Quick Recipes and Easy

What is Ratatouille?

Q: So, what exactly is ratatouille?

A: Made up of all sorts of vegetables, ratatouille is most comparable to a vegetable stew. A versatile dish in its own right: it can be served hot, cold, or even lukewarm. Call it an appetizer, call it your main course, whatever you want to call it, it’s a classic French dish, namely from the Provencal region. Some serve it with meat and potatoes, others on a bed of rice. Ratatouille bears no burden of restrictions. And for all you leftover lovers, many contend that ratatouille really tastes better the day after it is cooked. Chocolate and Zucchini even calls it an “ideal make-ahead dish.” So try it out!

Q: Ok, fine, then how do I prepare it?

A: Its main ingredients are usually tomatoes, aubergines (French for eggplants), courgettes (French for zucchinis), onions, garlic, and some variety of bell peppers. Some cook it with meat, but many French chefs note that it is vital to prepare all of the vegetables separately before adding them to the aggregate stew. French chef Phillipe Aubin will back me up on that, but he also claims that aubergines (eggplants if you recall) are not used in the “authentic Ratatouille Nicoise.” But after you’ve chose which vegetables you plot to use and have prepared them, you sauté them all together in an olive oil with some salt, pepper, and a bay leaf for extra flavor. Fine Cooking writers will hit you over the head if you simmer or boil the vegetables together. Ratatouille should not be mushy!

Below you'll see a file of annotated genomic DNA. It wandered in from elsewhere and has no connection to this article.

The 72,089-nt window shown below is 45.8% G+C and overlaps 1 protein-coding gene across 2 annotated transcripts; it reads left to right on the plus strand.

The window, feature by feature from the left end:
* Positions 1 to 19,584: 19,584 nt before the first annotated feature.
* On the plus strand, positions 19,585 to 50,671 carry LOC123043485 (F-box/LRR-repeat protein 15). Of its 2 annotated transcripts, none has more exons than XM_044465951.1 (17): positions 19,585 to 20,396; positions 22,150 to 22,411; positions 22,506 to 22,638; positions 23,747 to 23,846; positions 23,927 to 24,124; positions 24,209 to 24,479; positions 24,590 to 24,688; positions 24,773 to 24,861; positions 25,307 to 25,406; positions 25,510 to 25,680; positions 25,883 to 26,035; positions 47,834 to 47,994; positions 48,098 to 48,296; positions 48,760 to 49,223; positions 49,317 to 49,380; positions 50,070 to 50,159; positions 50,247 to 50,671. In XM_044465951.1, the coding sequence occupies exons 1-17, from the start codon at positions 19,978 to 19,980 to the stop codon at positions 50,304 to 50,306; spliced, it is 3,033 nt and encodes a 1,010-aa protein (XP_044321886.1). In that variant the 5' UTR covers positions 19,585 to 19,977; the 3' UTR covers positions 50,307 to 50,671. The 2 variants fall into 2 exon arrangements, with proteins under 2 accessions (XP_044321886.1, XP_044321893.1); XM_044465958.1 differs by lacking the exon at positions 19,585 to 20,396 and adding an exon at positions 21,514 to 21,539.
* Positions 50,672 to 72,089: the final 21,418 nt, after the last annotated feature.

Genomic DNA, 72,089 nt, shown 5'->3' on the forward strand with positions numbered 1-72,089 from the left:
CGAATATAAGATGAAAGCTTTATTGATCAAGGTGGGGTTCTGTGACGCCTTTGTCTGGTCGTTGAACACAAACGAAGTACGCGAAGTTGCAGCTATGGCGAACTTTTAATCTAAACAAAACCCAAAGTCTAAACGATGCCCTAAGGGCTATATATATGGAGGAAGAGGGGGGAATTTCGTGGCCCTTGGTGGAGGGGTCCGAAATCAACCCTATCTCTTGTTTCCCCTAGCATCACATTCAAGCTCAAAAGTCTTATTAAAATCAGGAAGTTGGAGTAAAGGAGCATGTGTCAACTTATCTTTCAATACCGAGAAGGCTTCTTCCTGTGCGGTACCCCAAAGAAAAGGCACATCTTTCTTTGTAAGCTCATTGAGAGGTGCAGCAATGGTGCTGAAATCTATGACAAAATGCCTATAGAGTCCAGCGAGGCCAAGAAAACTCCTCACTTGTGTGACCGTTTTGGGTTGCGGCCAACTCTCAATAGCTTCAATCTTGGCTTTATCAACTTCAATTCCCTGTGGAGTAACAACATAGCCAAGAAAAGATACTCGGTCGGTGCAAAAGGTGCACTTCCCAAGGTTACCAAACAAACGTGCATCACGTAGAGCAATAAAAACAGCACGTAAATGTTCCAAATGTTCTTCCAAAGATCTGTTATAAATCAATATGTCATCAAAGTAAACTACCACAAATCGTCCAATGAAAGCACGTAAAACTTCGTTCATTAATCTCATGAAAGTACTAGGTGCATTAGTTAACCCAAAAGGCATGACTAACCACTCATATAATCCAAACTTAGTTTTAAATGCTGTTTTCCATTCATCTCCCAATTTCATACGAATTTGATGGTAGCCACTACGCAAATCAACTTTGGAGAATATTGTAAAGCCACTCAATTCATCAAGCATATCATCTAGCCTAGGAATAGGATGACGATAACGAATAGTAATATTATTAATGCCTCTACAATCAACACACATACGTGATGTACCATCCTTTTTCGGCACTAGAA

Q: Where did the name come from?

A: We have established that the name is clearly French, but there seems to be some disagreement in the name’s actual etymology. The most reliable source to speak on the matter, Merriam Webster Dictionary, claims the word is a “blend of ratouiller, to disturb, shake, and tatouiller, to stir.” Most accept that the word touiller, to stir, influences the second component, but the Wikipedia entry for ratatouille says that “rata” was French army slang for chunky stew. Clifford Wright agrees!

Q: When did the thought come about?
A: The first muttering of the word ratatouille happened in 19th century Provence, France. If you find out who came up with it, let me know!

Q: What other fascinating facts can you tell me about Ratatouille?

A: Well, you might be excited to know (if you’re reading this during the summer) that ratatouille is often prepared during or at the end of the summer, as most of its vegetable components are in season then. That might also be part of the reasoning behind the release date of the Disney movie. This recipe will prove it: summer ratatouille. Also, it was originally considered a poor farmer’s dish, according to Aubin (referenced earlier), as it requires no particularly expensive ingredients.

I hope I answered all your questions, if you have any more, feel free to let me know and I’ll do my best to find out!

Oh, and don’t forget to try out Kitchen Garden Ratatouille for a recipe more unique in the way that it incorporates cheesy polenta into the mix.

Hillary Marshak is a writer and editor for Recipe4Living.com, an up and coming recipe sharing Website. For more articles like this, or for a large collection of recipes, visit recipe4living.com”target=_blank Recipe4Living!

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